On Aug 25, 2014, at 12:48 AM, Andrey V. Elsukov <bu7c...@yandex.ru> wrote:

> On 25.08.2014 03:55, Marcel Moolenaar wrote:
>>> Though, w/ people dd'ing images onto disks, and using growfs to grow
>>> as necessary, we might want to allocate a few more more than the
>>> minimum...  I do agree that we want to keep sizes to a minimum...
>> One thing I can maybe do is simply fill the empty sectors
>> that are there because of alignment. If you add -P 4K to
>> mkimg, then the first partition will by 4K aligned and you
>> have about 5 sectors unused between the end of the GPT
>> table and the first sector of the first partition. I may
>> as well extend the table to cover those unued sectors.
> IMHO, mkimg should behave like gpart and create images in
> gpart-compatible way.

It already does. There's s difference between behaving
like something else or behaving exactly identical to
that something. The same applies to compatible. It is
not the same as identical.

There is no compatibility issue. mkimg follows the GPT
specification (modulo bugs) and gpart happily groks the
partition table.

> Some users may want to copy the partition layout
> from the image to real hardware and they will not be able to do it.

I'm inclined to say that generally speaking this is not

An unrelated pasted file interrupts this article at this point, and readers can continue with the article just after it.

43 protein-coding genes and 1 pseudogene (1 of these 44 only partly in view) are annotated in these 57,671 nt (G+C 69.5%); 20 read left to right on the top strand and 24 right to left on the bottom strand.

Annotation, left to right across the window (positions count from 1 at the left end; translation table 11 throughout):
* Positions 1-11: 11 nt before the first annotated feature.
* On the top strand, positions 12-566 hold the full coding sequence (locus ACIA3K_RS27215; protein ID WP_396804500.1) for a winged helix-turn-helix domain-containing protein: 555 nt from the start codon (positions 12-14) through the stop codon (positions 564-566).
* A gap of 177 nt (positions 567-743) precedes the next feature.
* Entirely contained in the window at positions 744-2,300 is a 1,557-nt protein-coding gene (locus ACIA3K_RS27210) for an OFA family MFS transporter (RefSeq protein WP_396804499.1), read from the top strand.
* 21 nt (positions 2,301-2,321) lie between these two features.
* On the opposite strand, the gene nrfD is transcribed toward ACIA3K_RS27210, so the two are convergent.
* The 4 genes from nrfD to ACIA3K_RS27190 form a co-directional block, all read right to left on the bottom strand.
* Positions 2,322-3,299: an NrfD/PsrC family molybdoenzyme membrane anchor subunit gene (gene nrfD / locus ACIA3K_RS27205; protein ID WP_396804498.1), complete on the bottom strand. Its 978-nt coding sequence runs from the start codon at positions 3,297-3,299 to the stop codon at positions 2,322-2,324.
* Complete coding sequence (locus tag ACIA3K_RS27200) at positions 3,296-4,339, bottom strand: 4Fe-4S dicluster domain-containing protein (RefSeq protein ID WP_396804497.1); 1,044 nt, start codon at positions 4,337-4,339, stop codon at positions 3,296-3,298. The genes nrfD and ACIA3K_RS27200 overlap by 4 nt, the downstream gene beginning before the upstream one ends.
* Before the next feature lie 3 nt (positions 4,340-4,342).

possible. The GPT has metadata in the first few sectors
*and* the last few sectors and LBAs of these sectors are
part of the metadata. You cannot blindly copy an image
onto a physical medium unless the image and the physical
medium are of exactly the same size. Odds are they are

To reliably transfer or convert an image (e.g. RAW->VHD)
one must modify the image as part of the process. Not a
hard rule, but best to assume as a rule of thumb. This
seems to warrant a utility all by itself.

> Also, now FreeBSD 11.0 uses different first usable LBA. By default it is
> 4k aligned. And this creates some incompatibility with older versions.
> You can't do `gpart restore` and get the same table, as you had on older
> system.

It sounds restore is broken then. The restore command
cannot ever assume anything about the GPT. Including
the tool that created the GPT. In order to restore a
GPT, it must be properly backed-up. The backup header
and table should suffice most of the time for that
purpose as it's a replica, but as soon as meta-data is
missing and the restore command has to guess, things
will go wrong.

Marcel Moolenaar

Attachment: signature.asc
Description: Message signed with OpenPGP using GPGMail

Reply via email to